Supporting Lifechanging Services for Children and Families: The conference report provides a boost of $200 million for Head Start, including $50 million for Early Head Start, for a total of $10.1 billion.  These programs provide comprehensive development, literacy and family services to thousands of young children from working families. It also builds on progress made in last year’s historic increase for the Child Care and Development Block Grant, which provides child care assistance for low-income families, with an increase of $50 million for a total of $5.3 billion. There is a $10 million increase, for a total of $1.2 billion, for 21st Century Community Learning Centers – which help working families feel secure knowing that their children are exposed to enrichment activities before and after school.

Investing in 21st Century Workforce and Access to Postsecondary Education: The conference report provides an increase of $15 million, for a total of $160 million, for Registered Apprenticeship grants, which help connect businesses to workers with the skills necessary to fill jobs in a variety of industries. The conference report also includes an increase of $70 million, for a total of $1.3 billion, for Career and Technical Education to help ensure students are well prepared for further education and employment in high-skill and high-demand jobs. Finally, the conference report includes sufficient funding to increase the maximum Pell Grant by $100 to $6,195. With financial aid not keeping pace with rising college costs, this increase will help more students access a postsecondary education.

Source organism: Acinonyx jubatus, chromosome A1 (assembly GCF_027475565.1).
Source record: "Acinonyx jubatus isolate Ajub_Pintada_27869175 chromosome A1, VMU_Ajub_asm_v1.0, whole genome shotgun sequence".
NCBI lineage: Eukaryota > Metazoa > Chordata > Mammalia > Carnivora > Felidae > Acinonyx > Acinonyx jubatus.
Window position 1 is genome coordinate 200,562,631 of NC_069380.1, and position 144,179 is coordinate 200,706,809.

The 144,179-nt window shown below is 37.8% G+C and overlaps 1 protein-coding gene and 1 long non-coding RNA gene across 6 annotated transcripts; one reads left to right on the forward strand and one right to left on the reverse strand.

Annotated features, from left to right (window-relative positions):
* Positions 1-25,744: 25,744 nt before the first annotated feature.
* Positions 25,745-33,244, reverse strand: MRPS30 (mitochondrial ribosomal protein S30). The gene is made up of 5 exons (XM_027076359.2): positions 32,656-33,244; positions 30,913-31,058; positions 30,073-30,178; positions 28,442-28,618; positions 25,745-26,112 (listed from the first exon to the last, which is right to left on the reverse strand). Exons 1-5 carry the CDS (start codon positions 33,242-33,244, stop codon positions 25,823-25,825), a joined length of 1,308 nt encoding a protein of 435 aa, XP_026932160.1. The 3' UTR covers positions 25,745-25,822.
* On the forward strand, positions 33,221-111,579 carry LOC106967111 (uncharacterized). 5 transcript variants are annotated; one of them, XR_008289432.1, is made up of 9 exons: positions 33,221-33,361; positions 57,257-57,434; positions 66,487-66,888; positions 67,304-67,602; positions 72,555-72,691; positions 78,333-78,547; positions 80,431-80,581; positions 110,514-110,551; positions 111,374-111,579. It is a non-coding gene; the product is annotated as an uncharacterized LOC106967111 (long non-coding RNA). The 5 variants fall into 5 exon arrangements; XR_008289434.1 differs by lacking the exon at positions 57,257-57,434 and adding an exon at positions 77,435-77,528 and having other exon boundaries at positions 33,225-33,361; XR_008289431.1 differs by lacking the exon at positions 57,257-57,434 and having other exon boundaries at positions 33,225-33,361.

115th Congress